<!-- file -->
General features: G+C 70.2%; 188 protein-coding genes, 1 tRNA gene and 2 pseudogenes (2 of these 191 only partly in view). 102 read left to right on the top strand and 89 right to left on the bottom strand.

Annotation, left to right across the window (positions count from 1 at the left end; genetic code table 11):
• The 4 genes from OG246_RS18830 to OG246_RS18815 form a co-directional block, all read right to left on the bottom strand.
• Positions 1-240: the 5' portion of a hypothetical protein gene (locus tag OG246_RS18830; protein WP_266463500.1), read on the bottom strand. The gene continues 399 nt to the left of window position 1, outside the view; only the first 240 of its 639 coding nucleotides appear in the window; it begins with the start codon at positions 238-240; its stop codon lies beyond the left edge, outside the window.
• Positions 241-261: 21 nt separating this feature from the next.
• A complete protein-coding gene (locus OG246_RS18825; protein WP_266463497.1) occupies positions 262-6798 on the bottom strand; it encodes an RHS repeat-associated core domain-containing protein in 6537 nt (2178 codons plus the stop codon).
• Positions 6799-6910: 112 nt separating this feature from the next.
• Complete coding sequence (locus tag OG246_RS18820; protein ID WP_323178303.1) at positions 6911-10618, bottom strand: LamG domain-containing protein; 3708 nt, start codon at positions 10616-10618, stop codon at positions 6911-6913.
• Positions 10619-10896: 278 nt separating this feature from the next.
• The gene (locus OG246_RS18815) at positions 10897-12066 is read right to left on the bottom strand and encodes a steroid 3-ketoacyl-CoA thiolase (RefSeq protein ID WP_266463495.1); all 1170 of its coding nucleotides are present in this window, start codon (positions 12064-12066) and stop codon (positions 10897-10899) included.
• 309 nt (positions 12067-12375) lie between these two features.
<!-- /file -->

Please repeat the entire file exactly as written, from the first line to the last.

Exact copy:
General features: G+C 70.2%; 188 protein-coding genes, 1 tRNA gene and 2 pseudogenes (2 of these 191 only partly in view). 102 read left to right on the top strand and 89 right to left on the bottom strand.

Annotation, left to right across the window (positions count from 1 at the left end; genetic code table 11):
• The 4 genes from OG246_RS18830 to OG246_RS18815 form a co-directional block, all read right to left on the bottom strand.
• Positions 1-240: the 5' portion of a hypothetical protein gene (locus tag OG246_RS18830; protein WP_266463500.1), read on the bottom strand. The gene continues 399 nt to the left of window position 1, outside the view; only the first 240 of its 639 coding nucleotides appear in the window; it begins with the start codon at positions 238-240; its stop codon lies beyond the left edge, outside the window.
• Positions 241-261: 21 nt separating this feature from the next.
• A complete protein-coding gene (locus OG246_RS18825; protein WP_266463497.1) occupies positions 262-6798 on the bottom strand; it encodes an RHS repeat-associated core domain-containing protein in 6537 nt (2178 codons plus the stop codon).
• Positions 6799-6910: 112 nt separating this feature from the next.
• Complete coding sequence (locus tag OG246_RS18820; protein ID WP_323178303.1) at positions 6911-10618, bottom strand: LamG domain-containing protein; 3708 nt, start codon at positions 10616-10618, stop codon at positions 6911-6913.
• Positions 10619-10896: 278 nt separating this feature from the next.
• The gene (locus OG246_RS18815) at positions 10897-12066 is read right to left on the bottom strand and encodes a steroid 3-ketoacyl-CoA thiolase (RefSeq protein ID WP_266463495.1); all 1170 of its coding nucleotides are present in this window, start codon (positions 12064-12066) and stop codon (positions 10897-10899) included.
• 309 nt (positions 12067-12375) lie between these two features.